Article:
SpinSheet Magazine December 2020

Page 40

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Good Anchoring Decisions... and Luck A

winter’s day some years back found me sailing southbound when the Chesapeake Bay got a bit lively under the hull of my 1967 Rawson 30 cutter Ave del Mar. The VHF barked warnings of gale force winds and troublesome waters as the woolen-grey threat of a small craft advisory fell around me. The decision to bail out from my planned route came easily. I motored up the Piankatank River in ever-thickening fog and settled into a well-protected anchorage for the duration. Inexperienced and eager to know I was doing the right thing, I was elated when I received the praise of my ##Ave del Mar at anchor in Hope Town, Bahamas.

40 December 2020 SpinSheet.com

By John Herlig

boat’s former owner and now friend of mine Jamie Bryson. “You’re going to become a good sailor,” he told me on the phone that day, “because you make good decisions.” My brother-in-law is an economist. “What do you get if you put 10 economists in a room?” he used to ask me. “Eleven opinions.” We boaters are no better, and we know it. Pick your medium of choice—Cruisers Forum, Facebook, the Waterway Guide— there are hundreds of them. Find a sincere question asked by an eager beginner and read the replies. Your head will spin.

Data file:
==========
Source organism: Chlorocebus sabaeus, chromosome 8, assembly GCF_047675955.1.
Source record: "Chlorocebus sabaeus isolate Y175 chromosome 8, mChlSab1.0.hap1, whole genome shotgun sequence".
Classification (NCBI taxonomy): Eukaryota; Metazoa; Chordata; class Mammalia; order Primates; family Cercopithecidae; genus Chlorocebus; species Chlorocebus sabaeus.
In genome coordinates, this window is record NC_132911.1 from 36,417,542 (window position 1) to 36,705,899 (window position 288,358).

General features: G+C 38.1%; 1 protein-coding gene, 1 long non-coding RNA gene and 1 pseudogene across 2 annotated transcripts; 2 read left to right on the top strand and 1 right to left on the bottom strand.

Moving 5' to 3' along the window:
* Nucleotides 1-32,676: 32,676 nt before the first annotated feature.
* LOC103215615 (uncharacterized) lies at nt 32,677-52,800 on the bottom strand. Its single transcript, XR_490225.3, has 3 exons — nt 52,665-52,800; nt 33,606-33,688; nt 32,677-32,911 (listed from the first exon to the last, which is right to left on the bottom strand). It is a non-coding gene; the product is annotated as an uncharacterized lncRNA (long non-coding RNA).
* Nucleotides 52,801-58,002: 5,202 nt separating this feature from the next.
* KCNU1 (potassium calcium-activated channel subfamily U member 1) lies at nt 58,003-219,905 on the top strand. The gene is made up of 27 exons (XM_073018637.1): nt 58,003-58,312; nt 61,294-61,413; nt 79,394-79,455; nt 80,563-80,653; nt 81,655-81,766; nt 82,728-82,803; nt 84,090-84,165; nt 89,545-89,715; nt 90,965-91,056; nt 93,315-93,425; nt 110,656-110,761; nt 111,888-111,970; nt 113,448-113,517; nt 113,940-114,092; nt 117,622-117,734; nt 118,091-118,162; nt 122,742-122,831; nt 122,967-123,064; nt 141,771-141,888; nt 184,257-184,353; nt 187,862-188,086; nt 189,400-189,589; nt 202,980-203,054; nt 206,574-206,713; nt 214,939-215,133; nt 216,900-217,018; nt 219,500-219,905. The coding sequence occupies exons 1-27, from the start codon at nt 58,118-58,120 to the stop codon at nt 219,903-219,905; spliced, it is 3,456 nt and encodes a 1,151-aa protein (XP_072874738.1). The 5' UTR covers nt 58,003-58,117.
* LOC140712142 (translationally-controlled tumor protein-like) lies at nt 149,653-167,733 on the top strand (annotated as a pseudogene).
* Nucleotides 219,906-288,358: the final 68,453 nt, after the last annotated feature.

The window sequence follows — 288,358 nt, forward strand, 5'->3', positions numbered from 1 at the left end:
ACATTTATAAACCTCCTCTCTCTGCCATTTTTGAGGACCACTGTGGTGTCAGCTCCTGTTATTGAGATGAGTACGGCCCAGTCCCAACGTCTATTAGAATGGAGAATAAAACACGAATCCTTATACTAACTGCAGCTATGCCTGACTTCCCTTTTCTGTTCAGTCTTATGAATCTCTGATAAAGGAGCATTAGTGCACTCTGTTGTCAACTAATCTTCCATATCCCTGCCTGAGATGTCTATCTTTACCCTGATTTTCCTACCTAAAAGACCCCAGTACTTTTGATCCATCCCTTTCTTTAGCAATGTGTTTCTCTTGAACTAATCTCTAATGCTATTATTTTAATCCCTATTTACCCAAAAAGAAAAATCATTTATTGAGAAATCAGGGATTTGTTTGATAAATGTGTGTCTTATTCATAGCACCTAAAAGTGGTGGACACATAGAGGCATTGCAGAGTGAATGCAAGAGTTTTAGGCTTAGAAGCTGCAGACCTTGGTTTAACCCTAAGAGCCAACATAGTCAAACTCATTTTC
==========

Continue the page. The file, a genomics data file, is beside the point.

“You can talk about politics. You can talk about the environment. You can talk about basically anything, but you can’t talk about anchoring while you’re on the porch,” Bill Herrington said to me one day as I sat on his porch on the idyllic island of Manjack Cay in the Bahamas. But we boaters do, don’t we? Anchoring is quite literally how we stay connected to Mother Earth. If it goes badly, it’s hard to not talk about it. And if it goes well, well, it’s hard not to talk about that, too. “You should be dead,” my friend Larry said to me one day as we sat aboard Catriona, his Pacific Seacraft Mariah 31 drinking some particularly terrible wine from the dollar store. “You have a CQR? You should be dead.” Larry knew otherwise, though, as he has sailed with me on Ave. He has slept well at anchor on that old Scottish plow. “Get rid of that plow,” a sailing friend once advised me. “You know what plows do best, don’t you? They plow.” Yeah, I get it. I did eventually decide to upgrade when the opportunity came my way, but that old anchor had served Ave well for decades. In 1998 Ave del Mar was anchored in Chile’s Lennox Island anchorage en route to a singlehanded rounding of